A $5 million reward for masterworks stolen from the Isabella Stewart Gardner Museum a quarter century ago has failed to lead to their recovery, prompting authorities Tuesday to announce a new offer: $100,000 for the return of one of the least valuable items, a bronze eagle finial.
The reward far exceeds the value of the 10-inch-high gilded eagle, which was swiped from the top of a pole supporting a silk Napoleonic flag. It was taken along with 12 other pieces valued at $500 million, including masterpieces by Vermeer, Rembrandt, and Manet, in what remains the world’s largest art heist and one of Boston’s most baffling crime mysteries.
Anthony Amore, the museum’s security director, said during a brief telephone interview that authorities decided to focus on the finial because “it’s probably the least known to the public and there is the possibility that someone who might have it does not realize its importance.”
He added that the finial is distinctive and easy to identify by the museum.
Offered for information leading directly to the finial’s recovery, the $100,000 reward is in addition to the $5 million reward the museum is offering for the return of all the stolen artwork in good condition.
Amore said the museum is promising confidentiality to anyone who provides information about the finial, and those seeking anonymity could enlist a lawyer to approach authorities on their behalf.
“Our goal has been and always will be the recovery of the art,” Amore said.
As to whether the finial could lead to all of the stolen works, Amore said, “We’re always hoping for a crack in the case.”
FBI Special Agent Geoff Kelly, who has spearheaded the Gardner heist investigation for a dozen years, said, “The FBI is extremely supportive of the museum’s decision to offer this new reward for the finial, which continues to be one of the least-recognized pieces that was stolen. We encourage anyone with information to contact the museum directly.”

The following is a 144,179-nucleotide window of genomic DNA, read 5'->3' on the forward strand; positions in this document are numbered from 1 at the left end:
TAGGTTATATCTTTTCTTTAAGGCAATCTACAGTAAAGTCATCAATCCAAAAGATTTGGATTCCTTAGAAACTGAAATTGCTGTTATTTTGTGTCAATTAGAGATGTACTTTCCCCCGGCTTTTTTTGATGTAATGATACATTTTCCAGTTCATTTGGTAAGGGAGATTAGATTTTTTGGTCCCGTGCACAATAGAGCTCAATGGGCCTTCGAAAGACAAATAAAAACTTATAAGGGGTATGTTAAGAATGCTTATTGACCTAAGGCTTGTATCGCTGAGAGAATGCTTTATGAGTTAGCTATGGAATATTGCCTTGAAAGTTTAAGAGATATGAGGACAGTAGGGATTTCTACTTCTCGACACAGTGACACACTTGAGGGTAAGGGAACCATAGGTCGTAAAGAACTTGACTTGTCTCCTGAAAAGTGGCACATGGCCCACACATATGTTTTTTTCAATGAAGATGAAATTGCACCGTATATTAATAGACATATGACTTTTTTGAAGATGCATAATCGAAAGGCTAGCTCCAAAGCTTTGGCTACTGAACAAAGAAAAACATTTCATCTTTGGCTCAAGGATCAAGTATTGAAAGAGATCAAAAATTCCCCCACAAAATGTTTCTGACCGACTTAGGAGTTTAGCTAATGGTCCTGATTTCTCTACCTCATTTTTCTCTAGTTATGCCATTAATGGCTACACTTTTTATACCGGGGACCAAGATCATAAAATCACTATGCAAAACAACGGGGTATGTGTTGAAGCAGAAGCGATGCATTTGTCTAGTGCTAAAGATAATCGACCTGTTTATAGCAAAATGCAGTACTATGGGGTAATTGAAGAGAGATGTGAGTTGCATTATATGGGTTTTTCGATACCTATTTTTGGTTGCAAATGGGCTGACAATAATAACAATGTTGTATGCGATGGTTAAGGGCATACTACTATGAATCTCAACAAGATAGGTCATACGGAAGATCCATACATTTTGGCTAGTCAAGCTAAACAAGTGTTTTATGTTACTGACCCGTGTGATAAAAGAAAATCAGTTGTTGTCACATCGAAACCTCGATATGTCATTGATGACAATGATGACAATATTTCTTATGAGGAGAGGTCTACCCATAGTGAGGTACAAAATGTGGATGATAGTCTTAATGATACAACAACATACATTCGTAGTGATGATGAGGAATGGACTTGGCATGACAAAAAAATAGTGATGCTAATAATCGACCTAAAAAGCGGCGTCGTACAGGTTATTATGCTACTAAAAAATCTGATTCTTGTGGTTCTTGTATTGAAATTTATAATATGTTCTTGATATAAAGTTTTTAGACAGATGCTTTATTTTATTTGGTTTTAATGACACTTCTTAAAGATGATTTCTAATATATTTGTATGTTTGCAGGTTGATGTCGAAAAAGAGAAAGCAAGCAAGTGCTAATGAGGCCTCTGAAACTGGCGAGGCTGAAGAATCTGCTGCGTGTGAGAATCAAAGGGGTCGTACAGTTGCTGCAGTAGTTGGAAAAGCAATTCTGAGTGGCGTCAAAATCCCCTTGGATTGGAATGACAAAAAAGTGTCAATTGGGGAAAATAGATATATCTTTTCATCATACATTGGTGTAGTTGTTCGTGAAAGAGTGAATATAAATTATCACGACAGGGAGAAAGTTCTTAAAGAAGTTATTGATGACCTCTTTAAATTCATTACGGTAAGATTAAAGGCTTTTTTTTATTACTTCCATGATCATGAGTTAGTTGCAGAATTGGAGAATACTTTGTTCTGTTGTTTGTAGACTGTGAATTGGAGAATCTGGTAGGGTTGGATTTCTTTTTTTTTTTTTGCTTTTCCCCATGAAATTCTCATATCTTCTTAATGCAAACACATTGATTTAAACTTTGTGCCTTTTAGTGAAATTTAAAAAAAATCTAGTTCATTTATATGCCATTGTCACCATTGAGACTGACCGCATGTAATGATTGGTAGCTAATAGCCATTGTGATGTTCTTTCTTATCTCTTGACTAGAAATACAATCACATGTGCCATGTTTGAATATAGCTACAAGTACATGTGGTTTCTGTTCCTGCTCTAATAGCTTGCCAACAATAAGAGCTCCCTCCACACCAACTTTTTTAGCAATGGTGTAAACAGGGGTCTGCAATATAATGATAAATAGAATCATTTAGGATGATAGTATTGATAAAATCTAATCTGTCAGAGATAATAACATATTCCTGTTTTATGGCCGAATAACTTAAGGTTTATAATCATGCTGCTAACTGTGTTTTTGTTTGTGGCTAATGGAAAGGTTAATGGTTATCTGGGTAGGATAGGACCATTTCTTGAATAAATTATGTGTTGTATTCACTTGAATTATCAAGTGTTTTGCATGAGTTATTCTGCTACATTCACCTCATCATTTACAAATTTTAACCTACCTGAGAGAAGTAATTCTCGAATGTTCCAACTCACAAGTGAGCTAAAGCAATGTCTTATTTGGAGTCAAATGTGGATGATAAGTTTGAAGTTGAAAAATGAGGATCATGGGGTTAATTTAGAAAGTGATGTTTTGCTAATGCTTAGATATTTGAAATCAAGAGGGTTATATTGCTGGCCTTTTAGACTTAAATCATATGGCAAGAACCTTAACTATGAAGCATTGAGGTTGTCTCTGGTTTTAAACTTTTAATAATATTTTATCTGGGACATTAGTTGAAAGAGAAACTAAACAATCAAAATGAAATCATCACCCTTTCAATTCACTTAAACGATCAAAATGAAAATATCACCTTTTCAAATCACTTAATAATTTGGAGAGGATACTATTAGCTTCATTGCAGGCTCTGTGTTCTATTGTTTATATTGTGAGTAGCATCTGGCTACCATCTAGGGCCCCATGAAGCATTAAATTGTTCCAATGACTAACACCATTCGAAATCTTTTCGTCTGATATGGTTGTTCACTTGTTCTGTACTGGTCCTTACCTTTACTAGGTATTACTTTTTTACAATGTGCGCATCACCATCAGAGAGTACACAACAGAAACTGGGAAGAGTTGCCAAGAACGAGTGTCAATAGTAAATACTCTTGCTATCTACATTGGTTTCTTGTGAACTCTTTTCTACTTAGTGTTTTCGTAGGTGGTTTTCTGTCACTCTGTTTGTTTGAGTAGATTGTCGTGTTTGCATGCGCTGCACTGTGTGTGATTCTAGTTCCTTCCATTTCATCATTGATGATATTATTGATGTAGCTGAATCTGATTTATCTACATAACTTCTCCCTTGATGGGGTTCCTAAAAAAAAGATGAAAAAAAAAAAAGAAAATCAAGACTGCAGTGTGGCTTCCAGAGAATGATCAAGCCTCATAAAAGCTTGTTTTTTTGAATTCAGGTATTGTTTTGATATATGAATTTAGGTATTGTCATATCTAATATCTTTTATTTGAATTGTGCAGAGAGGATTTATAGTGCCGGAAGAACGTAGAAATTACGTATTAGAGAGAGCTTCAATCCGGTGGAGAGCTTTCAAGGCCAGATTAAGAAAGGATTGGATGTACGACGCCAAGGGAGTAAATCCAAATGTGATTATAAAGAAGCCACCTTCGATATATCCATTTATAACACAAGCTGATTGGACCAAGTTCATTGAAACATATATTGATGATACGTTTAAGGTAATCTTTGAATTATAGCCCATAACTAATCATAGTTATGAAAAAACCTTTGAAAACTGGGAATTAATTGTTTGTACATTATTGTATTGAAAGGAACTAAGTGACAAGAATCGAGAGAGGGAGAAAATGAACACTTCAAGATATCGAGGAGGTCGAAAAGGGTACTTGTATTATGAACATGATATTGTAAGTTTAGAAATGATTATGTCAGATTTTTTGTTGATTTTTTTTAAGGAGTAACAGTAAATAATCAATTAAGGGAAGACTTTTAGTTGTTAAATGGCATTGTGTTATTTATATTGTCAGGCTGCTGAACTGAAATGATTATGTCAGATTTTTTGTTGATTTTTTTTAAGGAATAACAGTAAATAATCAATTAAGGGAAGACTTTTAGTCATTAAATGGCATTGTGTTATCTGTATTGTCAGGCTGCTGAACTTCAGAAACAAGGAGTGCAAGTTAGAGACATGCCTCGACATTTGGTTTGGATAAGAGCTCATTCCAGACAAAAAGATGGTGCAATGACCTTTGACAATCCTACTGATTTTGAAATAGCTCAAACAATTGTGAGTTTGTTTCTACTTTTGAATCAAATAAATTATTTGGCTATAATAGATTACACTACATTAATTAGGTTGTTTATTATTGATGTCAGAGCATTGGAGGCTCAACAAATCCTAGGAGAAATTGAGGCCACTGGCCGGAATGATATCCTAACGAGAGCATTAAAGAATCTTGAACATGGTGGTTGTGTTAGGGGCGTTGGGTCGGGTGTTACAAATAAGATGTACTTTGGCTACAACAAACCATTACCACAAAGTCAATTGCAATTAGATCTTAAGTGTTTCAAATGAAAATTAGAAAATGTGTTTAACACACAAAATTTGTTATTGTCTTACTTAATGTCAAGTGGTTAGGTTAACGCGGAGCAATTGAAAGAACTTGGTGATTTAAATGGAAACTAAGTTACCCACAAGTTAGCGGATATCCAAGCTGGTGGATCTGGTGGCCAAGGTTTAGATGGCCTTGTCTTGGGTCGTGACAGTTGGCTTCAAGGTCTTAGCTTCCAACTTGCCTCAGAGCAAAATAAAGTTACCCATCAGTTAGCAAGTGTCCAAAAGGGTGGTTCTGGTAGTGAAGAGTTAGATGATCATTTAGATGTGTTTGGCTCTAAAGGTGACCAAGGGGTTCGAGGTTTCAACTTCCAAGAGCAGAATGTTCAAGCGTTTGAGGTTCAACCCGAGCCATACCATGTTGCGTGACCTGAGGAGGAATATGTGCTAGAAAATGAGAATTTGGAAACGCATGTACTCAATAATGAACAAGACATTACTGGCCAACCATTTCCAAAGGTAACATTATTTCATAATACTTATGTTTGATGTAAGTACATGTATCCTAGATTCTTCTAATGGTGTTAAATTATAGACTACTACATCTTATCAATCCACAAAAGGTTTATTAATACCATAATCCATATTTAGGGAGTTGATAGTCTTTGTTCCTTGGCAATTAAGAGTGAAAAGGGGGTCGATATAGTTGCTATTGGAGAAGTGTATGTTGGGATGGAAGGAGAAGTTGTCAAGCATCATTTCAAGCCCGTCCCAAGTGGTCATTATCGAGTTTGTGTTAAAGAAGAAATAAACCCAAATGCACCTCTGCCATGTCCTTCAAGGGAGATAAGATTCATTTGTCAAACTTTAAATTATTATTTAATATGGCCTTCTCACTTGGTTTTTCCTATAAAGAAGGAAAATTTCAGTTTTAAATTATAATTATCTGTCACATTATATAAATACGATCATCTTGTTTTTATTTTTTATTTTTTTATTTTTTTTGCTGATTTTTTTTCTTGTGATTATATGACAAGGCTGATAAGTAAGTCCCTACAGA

Amore can be reached at 617-278-5114 or by e-mail at firstname.lastname@example.org.
The thieves cannot be prosecuted because the five-year statute of limitations for the robbery expired decades ago. However, anyone caught knowingly hiding, moving, or trying to sell the stolen treasure could face charges. The US attorney’s office has said it would consider granting immunity to anyone, including the thieves, if they orchestrate the return of the artwork.
Two men dressed as police officers talked their way into the museum on the Fenway in Boston during the early morning hours of March 18, 1990, tied up the two guards, and pulled masterworks from their frames. The stolen pieces include three Rembrandts — including his only seascape, “The Storm on the Sea of Galilee” — plus a Vermeer, a Manet, a Flinck, five sketches by Degas, and a Chinese bronze beaker from the Shang dynasty.
The thieves attempted to steal the Napoleonic flag from a glass frame, but after removing some screws, abandoned that plan and stole the finial instead, according to authorities. The flag was of the First Regiment of Grenadiers of Foot of Napoleon’s Imperial Guard, dating to 1813-1814.
The thieves may have mistakenly believed the finial was gold, museum officials said. “I think it’s possible it was taken as a trophy piece,’’ Amore said.
The new reward comes a month after a federal prosecutor alleged that Connecticut mobster Robert Gentile recently boasted to an undercover FBI agent that he had two of the stolen Gardner paintings and would sell them for $500,000.
When pressed by the agent about why he did not try to collect the $5 million reward, Gentile said he feared authorities were “going to come after him anyway” and he would never get the reward, Assistant US Attorney John Durham said during a hearing in US District Court in Hartford in April.
Gentile, 79, of Manchester, Conn., never produced the paintings and was arrested in April on charges of selling a loaded gun while on probation for an earlier offense. He was sent back to prison to serve another two years on that prior charge and is awaiting trial on the gun charge. His lawyer, A.Ryan McGuigan, has said that Gentile does not know where the stolen paintings are.
Two years ago, the FBI said it was confident it had identified the museum thieves but declined to name them, citing the ongoing investigation.
FBI officials said they believed some of the artwork changed hands through organized crime circles and moved from Boston to Connecticut and Philadelphia, where the trail went cold.